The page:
Gonna pack it in
Once again
When that old feeling grows
It’s time to hit the road

Got a sister in Fort Worth
Been years since she’d seen her mama and them
‘Bout three hours from Shreveport
She sure hates to run from him

Gonna hit the road …

© 2019 Frank David Leone, Jr./Highway 80 Music (ASCAP). The songs and stories on the Highway 80 Stories website are works of fiction. Names, characters, businesses, places, events, locales, and incidents are either the products of the author’s imagination or used in a fictitious manner. Any resemblance to actual persons, living or dead, or actual events is purely coincidental.

“James”

Rosalie Broussard found her self pregnant a week after turning sixteen (see song “Jenny or James“).  Though her boyfriend wanted her to have an abortion, and even offered her the money, she refused, because Rosalie had a naive understanding about what having a baby really meant, and also because she just didn’t like the idea.  However, she eventually realized she couldn’t handle the responsibility and when James was three she handed him over to her father and his second wife, MaeAnn.

When Rosalie was twenty she left Vivian, Louisiana and married Tully Tate, a man she met while waitressing at a truck stop.  They had twin girls and lived in Mobile, Alabama.  But Rosalie never could make peace with domestic life and would run off from time to time, ech time Tully would find and bring her back home (see song “What Tully’s Done“).  But eventually he grew tired of chasing after his runaway wife and Rosalie finally left that family as well (see song “Rosalie“).

Mike and MaeAnn dearly loved James since they saw that his mother had not shown him the natural love of a mother.  But James still felt an emptiness which was only relieved when he played catch with his grandpa.

James
WRITTEN BY: F.D. LEONE

James was Wednesday’s child, full of woe
His mama left when he was just three years old
Rosalie was only sixteen when she had him
Left him with her parents; he was raised by them

James grew up wondering if he’d done something wrong
That made his mama leave him at his grandpa’s home
His father was a shadow, a name that wasn’t said
But Mike and MaeAnn did their best

When James played catch with Mike
For a little while everything seemed alright
A peaceful feeling settled in with the dimming light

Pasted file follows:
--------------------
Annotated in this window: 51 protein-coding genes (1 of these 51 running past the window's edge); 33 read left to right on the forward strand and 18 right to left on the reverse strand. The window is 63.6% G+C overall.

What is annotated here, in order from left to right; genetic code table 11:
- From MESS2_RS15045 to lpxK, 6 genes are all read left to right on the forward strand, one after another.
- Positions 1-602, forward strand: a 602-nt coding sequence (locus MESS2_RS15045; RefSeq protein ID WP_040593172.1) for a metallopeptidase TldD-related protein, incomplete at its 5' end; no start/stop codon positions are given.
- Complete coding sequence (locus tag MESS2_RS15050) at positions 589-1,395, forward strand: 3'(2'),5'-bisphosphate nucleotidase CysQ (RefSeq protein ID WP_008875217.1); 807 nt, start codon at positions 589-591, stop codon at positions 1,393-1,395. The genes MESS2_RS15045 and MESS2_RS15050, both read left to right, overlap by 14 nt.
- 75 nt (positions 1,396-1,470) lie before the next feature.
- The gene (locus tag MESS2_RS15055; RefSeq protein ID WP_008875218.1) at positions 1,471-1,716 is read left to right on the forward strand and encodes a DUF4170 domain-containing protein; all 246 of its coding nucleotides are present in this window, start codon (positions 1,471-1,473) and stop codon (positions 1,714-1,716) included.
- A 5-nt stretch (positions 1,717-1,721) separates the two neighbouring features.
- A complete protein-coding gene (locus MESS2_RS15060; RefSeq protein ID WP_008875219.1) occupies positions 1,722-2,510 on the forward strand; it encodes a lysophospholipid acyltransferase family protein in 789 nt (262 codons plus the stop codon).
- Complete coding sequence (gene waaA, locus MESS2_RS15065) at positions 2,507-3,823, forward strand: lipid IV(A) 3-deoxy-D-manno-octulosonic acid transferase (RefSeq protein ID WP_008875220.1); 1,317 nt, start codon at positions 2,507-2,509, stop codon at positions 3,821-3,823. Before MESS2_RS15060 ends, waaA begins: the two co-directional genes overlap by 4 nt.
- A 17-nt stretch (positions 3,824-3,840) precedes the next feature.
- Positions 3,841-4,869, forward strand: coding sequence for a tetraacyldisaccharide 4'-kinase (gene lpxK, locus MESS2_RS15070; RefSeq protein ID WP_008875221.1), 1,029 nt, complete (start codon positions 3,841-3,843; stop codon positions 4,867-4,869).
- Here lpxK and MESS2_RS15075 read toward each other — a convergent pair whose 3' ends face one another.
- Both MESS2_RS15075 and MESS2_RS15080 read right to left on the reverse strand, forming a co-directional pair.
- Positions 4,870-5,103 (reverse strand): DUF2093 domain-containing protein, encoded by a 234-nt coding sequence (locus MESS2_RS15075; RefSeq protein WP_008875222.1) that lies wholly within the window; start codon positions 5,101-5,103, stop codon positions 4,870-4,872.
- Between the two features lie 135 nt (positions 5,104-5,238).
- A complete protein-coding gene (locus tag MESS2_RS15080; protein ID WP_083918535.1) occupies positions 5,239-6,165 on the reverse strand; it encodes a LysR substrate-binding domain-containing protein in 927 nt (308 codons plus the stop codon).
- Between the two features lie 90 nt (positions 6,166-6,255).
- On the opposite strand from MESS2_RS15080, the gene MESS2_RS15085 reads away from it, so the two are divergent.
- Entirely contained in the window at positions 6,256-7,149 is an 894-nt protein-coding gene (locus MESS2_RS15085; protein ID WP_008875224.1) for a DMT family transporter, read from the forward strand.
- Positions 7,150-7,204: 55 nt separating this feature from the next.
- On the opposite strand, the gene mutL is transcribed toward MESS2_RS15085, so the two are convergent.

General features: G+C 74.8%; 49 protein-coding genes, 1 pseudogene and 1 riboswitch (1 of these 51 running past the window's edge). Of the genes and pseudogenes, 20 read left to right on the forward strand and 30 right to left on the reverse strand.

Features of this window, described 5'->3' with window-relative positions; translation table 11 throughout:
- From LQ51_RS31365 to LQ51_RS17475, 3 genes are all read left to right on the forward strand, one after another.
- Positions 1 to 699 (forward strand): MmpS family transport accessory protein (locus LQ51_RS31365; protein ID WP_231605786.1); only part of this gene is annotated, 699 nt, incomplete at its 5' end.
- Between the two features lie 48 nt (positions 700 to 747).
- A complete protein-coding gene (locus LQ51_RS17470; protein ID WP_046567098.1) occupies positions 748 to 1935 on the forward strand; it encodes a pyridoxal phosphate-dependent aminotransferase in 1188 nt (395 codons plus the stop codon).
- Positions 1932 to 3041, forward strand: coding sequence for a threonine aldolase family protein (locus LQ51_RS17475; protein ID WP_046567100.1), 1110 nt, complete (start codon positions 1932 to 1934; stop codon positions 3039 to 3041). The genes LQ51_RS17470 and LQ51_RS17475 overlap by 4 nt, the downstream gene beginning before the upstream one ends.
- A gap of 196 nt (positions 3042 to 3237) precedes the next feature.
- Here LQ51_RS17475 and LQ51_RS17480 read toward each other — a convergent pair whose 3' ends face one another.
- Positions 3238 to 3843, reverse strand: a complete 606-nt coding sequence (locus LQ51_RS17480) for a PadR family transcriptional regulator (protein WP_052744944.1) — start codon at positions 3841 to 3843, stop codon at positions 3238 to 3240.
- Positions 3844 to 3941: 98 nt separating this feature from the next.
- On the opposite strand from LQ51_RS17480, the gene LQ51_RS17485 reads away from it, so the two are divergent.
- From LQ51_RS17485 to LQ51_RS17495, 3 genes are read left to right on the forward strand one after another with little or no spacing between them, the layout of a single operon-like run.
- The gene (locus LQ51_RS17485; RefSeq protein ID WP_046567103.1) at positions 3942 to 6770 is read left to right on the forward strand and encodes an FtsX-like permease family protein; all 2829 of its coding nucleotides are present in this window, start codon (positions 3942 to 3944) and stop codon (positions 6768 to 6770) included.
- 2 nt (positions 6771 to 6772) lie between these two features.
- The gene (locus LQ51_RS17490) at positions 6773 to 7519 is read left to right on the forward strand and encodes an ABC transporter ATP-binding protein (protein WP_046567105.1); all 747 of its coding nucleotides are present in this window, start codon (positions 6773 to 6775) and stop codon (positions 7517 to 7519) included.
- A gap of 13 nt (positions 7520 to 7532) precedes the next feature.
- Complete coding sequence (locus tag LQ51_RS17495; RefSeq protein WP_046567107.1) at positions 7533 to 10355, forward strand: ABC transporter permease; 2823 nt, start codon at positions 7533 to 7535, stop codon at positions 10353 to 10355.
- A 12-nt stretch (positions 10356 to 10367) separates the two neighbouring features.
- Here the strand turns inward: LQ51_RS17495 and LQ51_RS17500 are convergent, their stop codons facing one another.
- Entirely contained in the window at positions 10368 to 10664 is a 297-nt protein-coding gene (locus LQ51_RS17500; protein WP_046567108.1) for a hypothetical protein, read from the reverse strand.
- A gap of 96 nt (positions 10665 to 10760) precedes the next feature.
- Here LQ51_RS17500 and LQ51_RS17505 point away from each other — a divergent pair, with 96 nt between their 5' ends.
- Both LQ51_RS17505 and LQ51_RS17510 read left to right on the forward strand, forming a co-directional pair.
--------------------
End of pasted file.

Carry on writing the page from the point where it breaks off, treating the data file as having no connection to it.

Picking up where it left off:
On those summer days when James played catch with Mike

He overheard bits and pieces about his mama’s life
She was living in Mobile, a truck driver’s wife
At Christmas she might visit but wouldn’t stay too long
Gave James some toy he’d long ago outgrown

MaeAnn said he had twin sisters in Mobile
James really hoped that they had a better deal
But soon Rosalie would run off from them too
It seemed that’s all his mama was cut out to do

When James played catch with Mike
For a little while everything seemed alright
A peaceful feeling settled in with the dimming light
On those summer days when James played catch with Mike

© 2019 Frank David Leone, Jr./Highway 80 Music (ASCAP). The songs and stories on the Highway 80 Stories website are works of fiction. Names, characters, businesses, places, events, locales, and incidents are either the products of the author’s imagination or used in a fictitious manner. Any resemblance to actual persons, living or dead, or actual events is purely coincidental.

“The Red River Flows”

Jake McLemore had owned a bar in Nashville, but sold it and bought a parcel of land between Shreveport and Vivian, Louisiana (see song “McLemore’s“). The Red River flowed through his land, and he built a small cabin there. In this song, Jake is contemplating life in the wake of the failure of his latest relationship.

The Red River Flows
WRITTEN BY: F.D. LEONE

I’m out on the porch
It’s around ten to four
The Red River flows
It just goes rolling on

Dickel is what I sip
A Lucky on my lip
The Red River flows
It just goes rolling on

There was a woman, but she left
Wasn’t the worst, wasn’t the best
No note, no goodbye
I don’t wonder why

A rain softly falls
Mourning dove softly calls
The Red River flows
It just goes rolling on

I guess I’ll go to work
Might as well change my shirt
Life goes on I suppose
While that Red River flows

© 2019 Frank David Leone, Jr./Highway 80 Music (ASCAP). The songs and stories on the Highway 80 Stories website are works of fiction. Names, characters, businesses, places, events, locales, and incidents are either the products of the author’s imagination or used in a fictitious manner. Any resemblance to actual persons, living or dead, or actual events is purely coincidental.